The writer here presupposes the previous story. This makes it less likely that a different course of events is being described; rather, the same events are being viewed from two different perspectives. There, it was the author’s viewpoint; here, it is Jacob’s perhaps somewhat tendentious account designed to impress his wives that God is really with him. This is why he emphasizes that however Laban switched the agreement, fate minutely followed him: speckled and striped differ by only one letter in the Hebrew. No doubt there would have been times in the six years that Jacob was stock-breeding for Laban to change the agreement in the hope of doing better out of it. So it seems unlikely that the details here are incompatible with the version in 30:25-31:1.1

9 Thus God has taken away the livestock of your father and given them to me.

The Hebrew literally says that God rescued the livestock. God has done them a favor by giving them to Jacob.2

12 And he said, ‘Lift up your eyes and see, all the goats that mate with the flock are striped, spotted, and mottled, for I have seen all that Laban is doing to you.

This obscure vision shows that God was behind Jacob’s successful breeding techniques.

13 I am the God of Bethel, where you anointed a pillar and made a vow to me. Now arise, go out from this land and return to the land of your kindred.'”

Jacob is reminded of his vow at Bethel where he said that if God would protect him on his journey he would return to the promised land and worship God.

14-16 Then Rachel and Leah answered and said to him, “Is there any portion or inheritance left to us in our father’s house? Are we not regarded by him as foreigners? For he has sold us, and he has indeed devoured our money. All the wealth that God has taken away from our father belongs to us and to our children. Now then, whatever God has said to you, do.”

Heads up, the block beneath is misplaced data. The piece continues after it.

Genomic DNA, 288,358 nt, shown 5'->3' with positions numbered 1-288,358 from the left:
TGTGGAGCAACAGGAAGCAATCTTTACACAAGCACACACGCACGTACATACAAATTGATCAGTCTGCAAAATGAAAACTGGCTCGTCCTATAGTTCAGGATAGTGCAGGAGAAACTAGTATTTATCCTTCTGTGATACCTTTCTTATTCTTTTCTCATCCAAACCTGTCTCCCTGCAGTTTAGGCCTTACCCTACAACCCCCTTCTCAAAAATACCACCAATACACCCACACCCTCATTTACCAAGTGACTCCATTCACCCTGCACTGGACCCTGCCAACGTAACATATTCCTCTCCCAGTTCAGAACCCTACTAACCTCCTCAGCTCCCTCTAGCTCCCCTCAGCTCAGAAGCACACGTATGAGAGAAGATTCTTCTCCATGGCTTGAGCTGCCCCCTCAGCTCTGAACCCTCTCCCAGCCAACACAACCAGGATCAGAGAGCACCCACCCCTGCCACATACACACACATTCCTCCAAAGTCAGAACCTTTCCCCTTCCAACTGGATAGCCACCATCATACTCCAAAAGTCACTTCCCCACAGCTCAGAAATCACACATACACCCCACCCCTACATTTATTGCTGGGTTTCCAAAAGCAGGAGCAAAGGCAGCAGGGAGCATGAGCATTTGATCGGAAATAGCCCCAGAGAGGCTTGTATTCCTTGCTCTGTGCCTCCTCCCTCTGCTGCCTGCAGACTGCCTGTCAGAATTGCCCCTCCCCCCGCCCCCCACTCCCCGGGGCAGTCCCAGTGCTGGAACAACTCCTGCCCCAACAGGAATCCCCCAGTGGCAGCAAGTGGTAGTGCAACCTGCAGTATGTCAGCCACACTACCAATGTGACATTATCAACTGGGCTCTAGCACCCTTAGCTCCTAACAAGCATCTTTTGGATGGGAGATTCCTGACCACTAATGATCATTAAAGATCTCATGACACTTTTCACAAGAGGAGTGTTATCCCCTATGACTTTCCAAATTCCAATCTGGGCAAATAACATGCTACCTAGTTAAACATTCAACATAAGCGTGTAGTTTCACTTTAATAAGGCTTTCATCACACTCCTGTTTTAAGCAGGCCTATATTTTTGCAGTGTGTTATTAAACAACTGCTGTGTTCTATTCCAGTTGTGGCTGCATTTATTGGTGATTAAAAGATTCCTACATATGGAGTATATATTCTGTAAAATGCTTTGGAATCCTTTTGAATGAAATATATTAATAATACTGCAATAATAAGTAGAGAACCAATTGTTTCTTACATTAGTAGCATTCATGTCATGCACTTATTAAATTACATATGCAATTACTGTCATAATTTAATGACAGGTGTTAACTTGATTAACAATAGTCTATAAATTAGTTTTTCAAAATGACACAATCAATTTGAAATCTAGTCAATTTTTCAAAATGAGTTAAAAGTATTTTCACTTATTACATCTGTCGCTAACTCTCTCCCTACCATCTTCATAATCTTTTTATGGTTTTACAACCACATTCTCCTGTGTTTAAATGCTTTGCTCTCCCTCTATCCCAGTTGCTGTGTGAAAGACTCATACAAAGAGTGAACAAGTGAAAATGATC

The willingness of Leah and Rachel to leave is premised on an accusation against their father concerning his handling of their inheritance. As mentioned above, the bride price paid by the husband’s family was supposed to be held in trust in the event it was needed to provide for the wife if she were abandoned or widowed. Jacob, of course, gave no bride price but his labor, so the equivalent of his wages should have been set aside for the women. Apparently that was never done. Jacob’s labor has benefited Laban, not the women; thus, it is as if he has “sold” them to Jacob. If their father’s house holds no economic security for them, they have no reason to stay.3

18 He drove away all his livestock, all his property that he had gained, the livestock in his possession that he had acquired in Paddan-aram, to go to the land of Canaan to his father Isaac.

This cluster of phrases underscores Jacob’s claim to absolute and rightful ownership of all his possessions.

19 Laban had gone to shear his sheep, and Rachel stole her father’s household gods.